Forth Bridge hailed in exhibition

Workers riveting the Queensferry cantilever in June 1888.
Workers riveting the Queensferry cantilever in June 1888.
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IT Is one of the world’s greatest feats of engineering – and now the extraordinary story behind the construction of the Forth Bridge is being celebrated in a new exhibition at the National Library of Scotland

When opened 125 years ago the bridge had the longest cantilever bridge span in the world and was the first major construction in Britain to be built of steel.

An old magazine depiction, showing the then Prince of Wales driving in the final rivet

An old magazine depiction, showing the then Prince of Wales driving in the final rivet

The final rivet was driven home by the Prince of Wales, later King Edward VII, on March 4, 1890, signalling the start of train operations across a structure that has become an iconic part of the local land-scape.

The National Library is now displaying items from its collections to tell the remarkable story of the bridge’s eight-year-long construction which involved 4600 workers at the peak of activity, with everything from detailed plans and photographs of the construction to an original copy of the menu that was served to guests at the royal opening.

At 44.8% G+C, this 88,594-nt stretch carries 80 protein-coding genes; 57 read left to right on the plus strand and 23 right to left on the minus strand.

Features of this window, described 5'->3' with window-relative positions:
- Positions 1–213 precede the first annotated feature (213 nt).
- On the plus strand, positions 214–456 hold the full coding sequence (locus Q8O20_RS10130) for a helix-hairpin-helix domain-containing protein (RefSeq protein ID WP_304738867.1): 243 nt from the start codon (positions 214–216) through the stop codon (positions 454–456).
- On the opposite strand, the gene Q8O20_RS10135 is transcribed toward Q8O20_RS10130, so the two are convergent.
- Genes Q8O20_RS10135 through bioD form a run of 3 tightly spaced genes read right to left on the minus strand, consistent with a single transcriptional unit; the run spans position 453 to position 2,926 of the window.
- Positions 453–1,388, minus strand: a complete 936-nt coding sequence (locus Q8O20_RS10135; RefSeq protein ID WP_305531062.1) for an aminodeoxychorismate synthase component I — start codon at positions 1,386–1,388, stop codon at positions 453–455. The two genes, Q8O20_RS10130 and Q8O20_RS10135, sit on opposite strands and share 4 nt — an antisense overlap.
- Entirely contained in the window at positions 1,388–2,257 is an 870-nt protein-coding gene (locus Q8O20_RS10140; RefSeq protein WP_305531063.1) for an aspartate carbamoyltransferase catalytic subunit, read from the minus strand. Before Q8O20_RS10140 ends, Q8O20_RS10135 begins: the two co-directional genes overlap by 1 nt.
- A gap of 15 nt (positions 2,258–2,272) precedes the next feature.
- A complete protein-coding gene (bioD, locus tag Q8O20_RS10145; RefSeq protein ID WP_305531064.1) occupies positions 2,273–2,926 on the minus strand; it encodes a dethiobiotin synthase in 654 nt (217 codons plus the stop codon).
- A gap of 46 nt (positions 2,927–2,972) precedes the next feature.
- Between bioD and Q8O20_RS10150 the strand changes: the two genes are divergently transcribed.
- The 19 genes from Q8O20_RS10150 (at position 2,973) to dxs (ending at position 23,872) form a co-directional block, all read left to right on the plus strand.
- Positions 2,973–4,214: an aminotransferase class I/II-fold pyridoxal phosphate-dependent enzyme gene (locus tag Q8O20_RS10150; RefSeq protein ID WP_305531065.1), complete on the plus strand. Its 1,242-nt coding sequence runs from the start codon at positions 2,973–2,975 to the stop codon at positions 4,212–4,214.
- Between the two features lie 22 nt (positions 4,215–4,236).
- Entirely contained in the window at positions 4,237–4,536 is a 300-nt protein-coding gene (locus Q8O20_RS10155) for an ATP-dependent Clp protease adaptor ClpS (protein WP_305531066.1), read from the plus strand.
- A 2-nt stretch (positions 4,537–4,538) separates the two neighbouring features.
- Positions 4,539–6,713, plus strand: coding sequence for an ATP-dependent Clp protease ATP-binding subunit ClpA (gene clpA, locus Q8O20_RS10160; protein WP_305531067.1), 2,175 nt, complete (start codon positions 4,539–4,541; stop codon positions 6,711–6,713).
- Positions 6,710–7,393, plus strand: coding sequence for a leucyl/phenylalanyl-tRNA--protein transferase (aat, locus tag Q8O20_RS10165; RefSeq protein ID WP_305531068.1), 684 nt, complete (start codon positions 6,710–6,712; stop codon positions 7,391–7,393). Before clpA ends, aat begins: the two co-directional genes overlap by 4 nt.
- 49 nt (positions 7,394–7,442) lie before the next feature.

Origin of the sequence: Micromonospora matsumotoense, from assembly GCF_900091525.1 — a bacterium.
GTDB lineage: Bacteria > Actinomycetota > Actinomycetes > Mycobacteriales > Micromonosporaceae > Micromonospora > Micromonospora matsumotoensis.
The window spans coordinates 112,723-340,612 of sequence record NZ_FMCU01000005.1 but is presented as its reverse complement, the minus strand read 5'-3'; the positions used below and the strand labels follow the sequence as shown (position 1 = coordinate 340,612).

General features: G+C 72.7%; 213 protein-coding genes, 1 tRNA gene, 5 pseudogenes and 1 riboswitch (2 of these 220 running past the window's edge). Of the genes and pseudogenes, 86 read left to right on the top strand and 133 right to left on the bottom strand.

Alison Metcalfe, manuscripts curator at the National Library of Scotland, has organised the display and said: “The Forth Bridge has become a prominent Scottish landmark but perhaps we have lost sight of just how much of an engineering marvel it was 125 years ago and remains to this day. We hope this display will show some of the ingenuity involved in its construction and help to remember the sacrifice of so many who lost their lives when it was being built.”

n The Forth Bridge: Building an Icon runs until June 21 at the National Library of Scotland, George 1V Bridge, Edinburgh. Entry is free.

Living model of the Forth Bridge

Living model of the Forth Bridge

How the bridge was built - showing workmen at the base

How the bridge was built - showing workmen at the base